Enzyme active bread and rolls

Crispy, light and light, full of air and yet firm to cut, the rolls are presented on the breakfast table. For consistent quality, the baker has to grab his bag of tricks. Enzymes are the small helpers with great effect. In contrast to chemical baking agents, which act as a substance itself, enzymes directly alter the baking properties of the flour. Their use is particularly popular in ready-to-use bread mixtures.

 a-Amylase splits the starch into sugars, enhances the aroma and provides the yeast with easily digestible energy for looser dough. Phytases accelerate the degradation of phytate. They shorten the fermentation time of the dough. Proteases make the dough more elastic and elastic. Hemicellulases, pentosanases and transglutaminases improve dough stability and increase baking volume.

The baker thus saves flour and time for larger, crunchier and more airy pieces of bread dough. Enzyme additives to deep-frozen dough pieces, which are often baked in show bakeries or at home, are particularly important. Only the right enzyme mixture prevents the crust of the frozen product from peeling off during baking. The special enzyme cocktail is also delivered free of charge for almost all other baked goods.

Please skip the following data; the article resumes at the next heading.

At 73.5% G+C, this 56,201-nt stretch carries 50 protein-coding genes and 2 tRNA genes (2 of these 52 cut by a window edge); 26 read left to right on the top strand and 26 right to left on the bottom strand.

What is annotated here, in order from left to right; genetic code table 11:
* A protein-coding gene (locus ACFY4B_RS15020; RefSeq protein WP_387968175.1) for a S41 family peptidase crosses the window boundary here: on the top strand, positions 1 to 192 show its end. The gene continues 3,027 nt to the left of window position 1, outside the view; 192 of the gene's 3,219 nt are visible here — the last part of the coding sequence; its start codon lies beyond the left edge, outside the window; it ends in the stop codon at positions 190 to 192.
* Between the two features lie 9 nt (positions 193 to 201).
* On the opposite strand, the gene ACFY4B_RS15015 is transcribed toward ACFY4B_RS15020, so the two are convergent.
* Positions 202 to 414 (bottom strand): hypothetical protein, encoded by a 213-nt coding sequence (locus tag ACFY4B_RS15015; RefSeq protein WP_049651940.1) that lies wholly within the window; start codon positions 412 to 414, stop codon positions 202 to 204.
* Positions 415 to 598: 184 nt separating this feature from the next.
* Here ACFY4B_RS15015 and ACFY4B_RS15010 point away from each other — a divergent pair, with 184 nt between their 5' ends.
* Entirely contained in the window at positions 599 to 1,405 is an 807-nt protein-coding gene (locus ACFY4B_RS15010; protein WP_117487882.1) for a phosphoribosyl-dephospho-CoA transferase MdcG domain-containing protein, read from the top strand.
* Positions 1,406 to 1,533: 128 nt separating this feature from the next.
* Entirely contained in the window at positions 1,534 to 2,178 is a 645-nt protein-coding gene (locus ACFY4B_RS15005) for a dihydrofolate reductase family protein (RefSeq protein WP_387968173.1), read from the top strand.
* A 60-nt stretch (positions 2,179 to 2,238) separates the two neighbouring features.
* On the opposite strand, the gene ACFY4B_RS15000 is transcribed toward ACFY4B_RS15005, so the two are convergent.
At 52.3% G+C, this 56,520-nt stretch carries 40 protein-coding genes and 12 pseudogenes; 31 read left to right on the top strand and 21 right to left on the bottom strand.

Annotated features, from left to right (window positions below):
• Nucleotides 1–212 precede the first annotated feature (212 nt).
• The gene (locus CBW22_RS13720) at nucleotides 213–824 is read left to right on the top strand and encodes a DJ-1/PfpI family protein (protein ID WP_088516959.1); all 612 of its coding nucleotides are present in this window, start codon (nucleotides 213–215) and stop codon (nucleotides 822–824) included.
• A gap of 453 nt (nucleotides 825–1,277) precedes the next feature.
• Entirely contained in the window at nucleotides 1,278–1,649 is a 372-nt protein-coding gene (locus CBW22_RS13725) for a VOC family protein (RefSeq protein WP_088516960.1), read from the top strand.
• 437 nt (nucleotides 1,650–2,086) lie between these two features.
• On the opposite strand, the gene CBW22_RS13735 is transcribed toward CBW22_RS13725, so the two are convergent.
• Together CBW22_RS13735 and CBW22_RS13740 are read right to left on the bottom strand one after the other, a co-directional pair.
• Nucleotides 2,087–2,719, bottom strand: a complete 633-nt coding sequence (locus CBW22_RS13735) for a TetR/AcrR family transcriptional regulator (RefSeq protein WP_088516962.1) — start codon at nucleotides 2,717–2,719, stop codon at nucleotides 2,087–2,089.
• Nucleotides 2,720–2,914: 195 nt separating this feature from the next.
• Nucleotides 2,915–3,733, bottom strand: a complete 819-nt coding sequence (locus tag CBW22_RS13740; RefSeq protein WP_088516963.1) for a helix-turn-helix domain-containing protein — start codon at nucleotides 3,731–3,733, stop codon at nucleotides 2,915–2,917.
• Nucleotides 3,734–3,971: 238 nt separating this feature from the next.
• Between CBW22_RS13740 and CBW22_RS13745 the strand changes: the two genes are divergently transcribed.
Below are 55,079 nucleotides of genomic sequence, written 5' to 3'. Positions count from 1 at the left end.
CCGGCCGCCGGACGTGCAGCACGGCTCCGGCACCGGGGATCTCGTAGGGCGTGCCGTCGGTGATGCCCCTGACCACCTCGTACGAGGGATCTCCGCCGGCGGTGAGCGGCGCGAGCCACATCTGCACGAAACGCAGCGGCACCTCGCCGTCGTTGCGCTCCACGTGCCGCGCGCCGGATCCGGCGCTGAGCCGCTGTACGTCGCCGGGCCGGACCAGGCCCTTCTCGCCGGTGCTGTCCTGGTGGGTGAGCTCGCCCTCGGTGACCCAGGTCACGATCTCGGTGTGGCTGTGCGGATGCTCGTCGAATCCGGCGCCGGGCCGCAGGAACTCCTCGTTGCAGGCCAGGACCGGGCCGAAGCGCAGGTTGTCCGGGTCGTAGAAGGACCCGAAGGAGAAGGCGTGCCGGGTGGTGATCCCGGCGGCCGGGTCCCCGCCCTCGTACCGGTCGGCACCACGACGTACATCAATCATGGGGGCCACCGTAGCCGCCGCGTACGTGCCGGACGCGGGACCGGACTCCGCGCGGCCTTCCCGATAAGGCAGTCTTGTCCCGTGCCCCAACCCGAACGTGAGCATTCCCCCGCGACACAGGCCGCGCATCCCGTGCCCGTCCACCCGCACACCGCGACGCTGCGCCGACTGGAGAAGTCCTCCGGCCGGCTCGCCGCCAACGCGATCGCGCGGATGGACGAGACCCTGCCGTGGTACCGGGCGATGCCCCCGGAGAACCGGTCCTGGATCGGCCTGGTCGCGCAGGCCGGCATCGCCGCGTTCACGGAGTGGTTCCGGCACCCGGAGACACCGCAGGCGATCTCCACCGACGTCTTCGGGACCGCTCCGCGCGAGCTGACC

Baker's asthma is becoming an increasing occupational disease with the use of enzymes. Every year, four times as many bakers suffer from allergies that inhale enzyme-containing dust than millers who are "only" exposed to flour dust. Enzymes added by baking do not disappear completely, but are still detectable in the crust of bread and rolls using special processes. If you are allergic to it, even bread enjoyment can sometimes close your throat.

Important facts in brief 

Malt flour is the natural enzyme supplier for flour with a lower enzyme content. It is traditionally produced by artificially controlled germination of cereals. Only the cereal's own enzymes multiply.

Mühlenchemie supplies enzyme inhibitors to all those whose bread dough has too much enzymatic activity.

Allergy sufferers should ask in bakeries stubbornly for breads free of enzyme additives. There is a duty to provide the customer with information about the ingredients.

Written by Brigitte Neumann